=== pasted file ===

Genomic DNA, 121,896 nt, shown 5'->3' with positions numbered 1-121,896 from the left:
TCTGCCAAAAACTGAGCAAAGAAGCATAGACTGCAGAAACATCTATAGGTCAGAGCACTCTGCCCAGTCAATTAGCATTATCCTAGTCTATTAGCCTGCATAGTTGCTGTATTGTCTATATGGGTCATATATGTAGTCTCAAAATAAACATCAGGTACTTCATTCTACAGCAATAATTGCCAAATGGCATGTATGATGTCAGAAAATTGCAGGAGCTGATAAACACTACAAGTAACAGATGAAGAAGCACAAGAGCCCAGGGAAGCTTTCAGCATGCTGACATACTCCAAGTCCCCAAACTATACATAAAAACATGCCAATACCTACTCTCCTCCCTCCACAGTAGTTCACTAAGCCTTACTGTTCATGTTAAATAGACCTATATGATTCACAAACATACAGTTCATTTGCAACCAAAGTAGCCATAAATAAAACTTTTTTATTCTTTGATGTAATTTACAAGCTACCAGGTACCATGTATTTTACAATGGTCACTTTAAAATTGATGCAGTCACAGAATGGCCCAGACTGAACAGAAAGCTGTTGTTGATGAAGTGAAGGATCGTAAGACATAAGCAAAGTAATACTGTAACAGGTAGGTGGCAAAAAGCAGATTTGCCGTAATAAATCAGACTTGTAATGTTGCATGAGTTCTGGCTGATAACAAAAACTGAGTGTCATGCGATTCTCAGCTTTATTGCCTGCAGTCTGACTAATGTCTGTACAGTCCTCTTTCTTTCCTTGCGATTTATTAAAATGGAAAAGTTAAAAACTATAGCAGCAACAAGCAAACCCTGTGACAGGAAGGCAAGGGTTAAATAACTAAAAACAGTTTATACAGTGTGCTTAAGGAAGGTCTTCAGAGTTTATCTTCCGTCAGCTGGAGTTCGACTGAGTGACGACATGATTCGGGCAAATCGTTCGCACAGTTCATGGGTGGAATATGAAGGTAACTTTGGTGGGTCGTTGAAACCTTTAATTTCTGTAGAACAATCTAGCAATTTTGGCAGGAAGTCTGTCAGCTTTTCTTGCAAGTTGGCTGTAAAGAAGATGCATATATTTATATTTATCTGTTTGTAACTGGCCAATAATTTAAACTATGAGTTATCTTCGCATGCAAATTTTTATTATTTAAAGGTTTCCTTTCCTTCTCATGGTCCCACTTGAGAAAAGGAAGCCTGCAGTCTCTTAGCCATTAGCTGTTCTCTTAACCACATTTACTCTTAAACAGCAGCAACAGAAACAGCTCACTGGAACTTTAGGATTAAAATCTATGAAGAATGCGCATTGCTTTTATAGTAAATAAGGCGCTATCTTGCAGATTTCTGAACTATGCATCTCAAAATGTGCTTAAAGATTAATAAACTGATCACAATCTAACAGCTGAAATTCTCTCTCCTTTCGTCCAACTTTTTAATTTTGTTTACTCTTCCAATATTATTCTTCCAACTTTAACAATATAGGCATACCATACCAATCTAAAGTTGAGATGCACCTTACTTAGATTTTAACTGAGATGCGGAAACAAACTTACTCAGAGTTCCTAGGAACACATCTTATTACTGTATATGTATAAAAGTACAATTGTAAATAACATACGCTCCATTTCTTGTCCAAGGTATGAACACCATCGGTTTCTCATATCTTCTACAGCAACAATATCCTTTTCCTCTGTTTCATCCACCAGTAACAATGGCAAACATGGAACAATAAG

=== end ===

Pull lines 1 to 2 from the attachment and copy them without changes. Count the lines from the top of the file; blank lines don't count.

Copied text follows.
Genomic DNA, 121,896 nt, shown 5'->3' with positions numbered 1-121,896 from the left:
TCTGCCAAAAACTGAGCAAAGAAGCATAGACTGCAGAAACATCTATAGGTCAGAGCACTCTGCCCAGTCAATTAGCATTATCCTAGTCTATTAGCCTGCATAGTTGCTGTATTGTCTATATGGGTCATATATGTAGTCTCAAAATAAACATCAGGTACTTCATTCTACAGCAATAATTGCCAAATGGCATGTATGATGTCAGAAAATTGCAGGAGCTGATAAACACTACAAGTAACAGATGAAGAAGCACAAGAGCCCAGGGAAGCTTTCAGCATGCTGACATACTCCAAGTCCCCAAACTATACATAAAAACATGCCAATACCTACTCTCCTCCCTCCACAGTAGTTCACTAAGCCTTACTGTTCATGTTAAATAGACCTATATGATTCACAAACATACAGTTCATTTGCAACCAAAGTAGCCATAAATAAAACTTTTTTATTCTTTGATGTAATTTACAAGCTACCAGGTACCATGTATTTTACAATGGTCACTTTAAAATTGATGCAGTCACAGAATGGCCCAGACTGAACAGAAAGCTGTTGTTGATGAAGTGAAGGATCGTAAGACATAAGCAAAGTAATACTGTAACAGGTAGGTGGCAAAAAGCAGATTTGCCGTAATAAATCAGACTTGTAATGTTGCATGAGTTCTGGCTGATAACAAAAACTGAGTGTCATGCGATTCTCAGCTTTATTGCCTGCAGTCTGACTAATGTCTGTACAGTCCTCTTTCTTTCCTTGCGATTTATTAAAATGGAAAAGTTAAAAACTATAGCAGCAACAAGCAAACCCTGTGACAGGAAGGCAAGGGTTAAATAACTAAAAACAGTTTATACAGTGTGCTTAAGGAAGGTCTTCAGAGTTTATCTTCCGTCAGCTGGAGTTCGACTGAGTGACGACATGATTCGGGCAAATCGTTCGCACAGTTCATGGGTGGAATATGAAGGTAACTTTGGTGGGTCGTTGAAACCTTTAATTTCTGTAGAACAATCTAGCAATTTTGGCAGGAAGTCTGTCAGCTTTTCTTGCAAGTTGGCTGTAAAGAAGATGCATATATTTATATTTATCTGTTTGTAACTGGCCAATAATTTAAACTATGAGTTATCTTCGCATGCAAATTTTTATTATTTAAAGGTTTCCTTTCCTTCTCATGGTCCCACTTGAGAAAAGGAAGCCTGCAGTCTCTTAGCCATTAGCTGTTCTCTTAACCACATTTACTCTTAAACAGCAGCAACAGAAACAGCTCACTGGAACTTTAGGATTAAAATCTATGAAGAATGCGCATTGCTTTTATAGTAAATAAGGCGCTATCTTGCAGATTTCTGAACTATGCATCTCAAAATGTGCTTAAAGATTAATAAACTGATCACAATCTAACAGCTGAAATTCTCTCTCCTTTCGTCCAACTTTTTAATTTTGTTTACTCTTCCAATATTATTCTTCCAACTTTAACAATATAGGCATACCATACCAATCTAAAGTTGAGATGCACCTTACTTAGATTTTAACTGAGATGCGGAAACAAACTTACTCAGAGTTCCTAGGAACACATCTTATTACTGTATATGTATAAAAGTACAATTGTAAATAACATACGCTCCATTTCTTGTCCAAGGTATGAACACCATCGGTTTCTCATATCTTCTACAGCAACAATATCCTTTTCCTCTGTTTCATCCACCAGTAACAATGGCAAACATGGAACAATAAG